In early November Boy Scout Troop 311 came to the Powdermill Bird Banding Lab to complete their Bird Study Merit Badge.
During the day they learned about bird banding at the lab and by the end of the day were able to identify many of the common birds by both sight and sound. That night we were fortunate to capture several Northern Saw-whet Owls with the troop.
Pictured to the left are a couple of the scouts releasing these docile owls.
We also hosted a group of students from the Valley School of Ligonier who were working on a climate change project and came to Powdermill to learn a little bit about how these changes may be affecting bird populations.
Here, several of the students are checking out a White-throated Sparrow that had just been banded.
White-throated sparrows are easily identified by birders by the yellow coloration in their lores. Previously, on this website, the different morphs (white striped and tan striped) of White-throated Sparrows has been discussed.
This fall, one of the White-throated Sparrows captured at Powdermill had orange lores instead of the typical yellow lores. The coloration of the lores is the result of pigments known as carotenoids, which produce reds, oranges, and yellows in birds. Carotenoids are only synthesized by plants, and birds must acquire them from their diet.
The replacement of yellow with orange coloration is well known in the tail band of the Cedar Waxwing. For the waxwing the orange coloration is the result of consumption of rhodoxanthin, a pigment found in the fruits of exotic honeysuckles.
Some Eastern Bluebirds will spend the winter in the Powdermill area, and we captured and banded 2 bluebirds in November.
Shown is the outstretched wing of an after-hatch-year male bluebird. Notice the sharp blue edging on the feathers and the lack of a molt limit.
To the left is the outstretched wing of a hatch-year bluebird. Here you can see the dusky gray edging on the primary coverts and the outer greater coverts.
Also, note the molt limit among the greater coverts (outer ones with gray edging are juvenile feathers).
This Song Sparrow had an interesting pattern of feather wear. In the photograph you can see that the fifth primary shows extreme wear with the barbs/barbules worn away and only a portion of the rachis remaining.
Interestingly, not only did the surrounding primaries show very little wear, but this exact pattern was symmetrical (found on both wings).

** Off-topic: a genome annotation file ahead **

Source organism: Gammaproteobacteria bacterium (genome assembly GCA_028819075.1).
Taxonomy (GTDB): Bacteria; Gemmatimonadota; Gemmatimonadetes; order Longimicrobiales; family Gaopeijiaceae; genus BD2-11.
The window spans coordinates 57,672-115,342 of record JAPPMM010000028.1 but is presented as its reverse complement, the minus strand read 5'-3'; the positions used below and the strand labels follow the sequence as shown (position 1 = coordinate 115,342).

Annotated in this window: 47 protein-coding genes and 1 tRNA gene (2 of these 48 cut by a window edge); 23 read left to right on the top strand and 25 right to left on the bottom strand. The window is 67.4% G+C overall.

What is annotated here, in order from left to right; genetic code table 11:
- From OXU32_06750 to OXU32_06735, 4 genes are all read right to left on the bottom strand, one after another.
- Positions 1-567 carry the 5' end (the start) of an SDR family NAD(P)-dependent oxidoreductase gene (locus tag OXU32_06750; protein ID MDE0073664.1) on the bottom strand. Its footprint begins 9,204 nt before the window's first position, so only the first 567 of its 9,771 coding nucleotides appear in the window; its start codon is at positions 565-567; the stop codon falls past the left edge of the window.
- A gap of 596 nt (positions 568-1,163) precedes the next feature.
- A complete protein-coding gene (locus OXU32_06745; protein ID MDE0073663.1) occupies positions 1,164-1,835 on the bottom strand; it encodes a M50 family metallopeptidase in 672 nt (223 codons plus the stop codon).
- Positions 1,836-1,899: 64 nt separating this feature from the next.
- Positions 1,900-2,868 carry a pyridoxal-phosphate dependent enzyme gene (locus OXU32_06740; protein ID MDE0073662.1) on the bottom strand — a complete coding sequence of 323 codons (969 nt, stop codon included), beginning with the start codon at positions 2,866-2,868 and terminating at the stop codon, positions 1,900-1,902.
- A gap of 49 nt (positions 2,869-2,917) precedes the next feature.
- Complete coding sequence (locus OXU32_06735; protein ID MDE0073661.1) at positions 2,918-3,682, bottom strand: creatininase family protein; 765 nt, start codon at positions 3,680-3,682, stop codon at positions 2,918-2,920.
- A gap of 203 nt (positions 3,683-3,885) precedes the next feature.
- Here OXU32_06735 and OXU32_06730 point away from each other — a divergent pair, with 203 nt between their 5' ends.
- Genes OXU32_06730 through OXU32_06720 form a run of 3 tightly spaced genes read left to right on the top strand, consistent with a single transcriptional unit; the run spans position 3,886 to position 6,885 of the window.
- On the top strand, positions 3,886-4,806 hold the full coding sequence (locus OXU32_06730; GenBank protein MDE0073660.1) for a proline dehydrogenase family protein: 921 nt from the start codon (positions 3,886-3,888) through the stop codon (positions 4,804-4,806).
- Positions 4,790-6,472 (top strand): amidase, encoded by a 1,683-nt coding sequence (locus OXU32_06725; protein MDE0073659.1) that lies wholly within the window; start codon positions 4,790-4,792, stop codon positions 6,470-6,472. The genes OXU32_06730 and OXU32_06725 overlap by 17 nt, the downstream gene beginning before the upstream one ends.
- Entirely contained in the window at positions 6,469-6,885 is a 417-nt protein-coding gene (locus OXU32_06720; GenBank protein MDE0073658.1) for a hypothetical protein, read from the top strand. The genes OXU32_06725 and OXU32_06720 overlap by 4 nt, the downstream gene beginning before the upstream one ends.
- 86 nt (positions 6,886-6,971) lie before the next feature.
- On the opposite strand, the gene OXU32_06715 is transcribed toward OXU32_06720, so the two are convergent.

Throughout the Fall we were grateful for the help from many people including Bob Mulvihill, Bob Leberman, Andy Mack, Mike Lanzone, Dave Smith, Cokie Lindsay, Emma Deleon, Lewis Grove, David Norman, Eugene Hood, Alice Van Zoeren, Alex Shidel, Bob and Margaret Vitz, Anna Marie Bakermans, Rob Slebodnik, Richard Joos, Jennifer Wang, Kristi Bowersox, Jeff Territo, and Carol Lebarthe.
We were especially grateful to Marja Bakermans and Mary Shidel who both dedicated many hours to the banding effort. Not only was their help essential in operating the banding operation, but their positive attitudes and enthusiasm for the birds was equally important.
Here are two very different pictures of Marja holding a Mourning Dove.
Marja’s interest in birds was developed during her childhood when she spent countless hours in the woods with her father.
Mary began volunteering at Powdermill’s Bird Banding Lab during the winter of 2006-2007. When she began she had no experience with the techniques of bird banding.
Through dedication and hard work, Mary has gained proficiency at extracting and banding birds. Still, every morning that she comes to Powdermill she remains enthusiastic and passionate about the birds. We are absolutely thrilled to have Mary as a volunteer of the Banding lab!
To the left Mary is photographed with an American Woodcock that flew into the net right in front of her.
Finally, we wanted to thank Gerardo Rodriguez, our bird banding intern from Mexico. When Gerardo arrived at Powdermill he already had experience with bird banding.
While he was here, Gerardo worked very hard at improving his banding skills, and by the time he returned to Mexico (in November) he had become a superb bird bander. All of us here at Powder hope to see Gerardo return in the future.
Gerardo is shown processing a Blue Jay on his last day at the banding lab.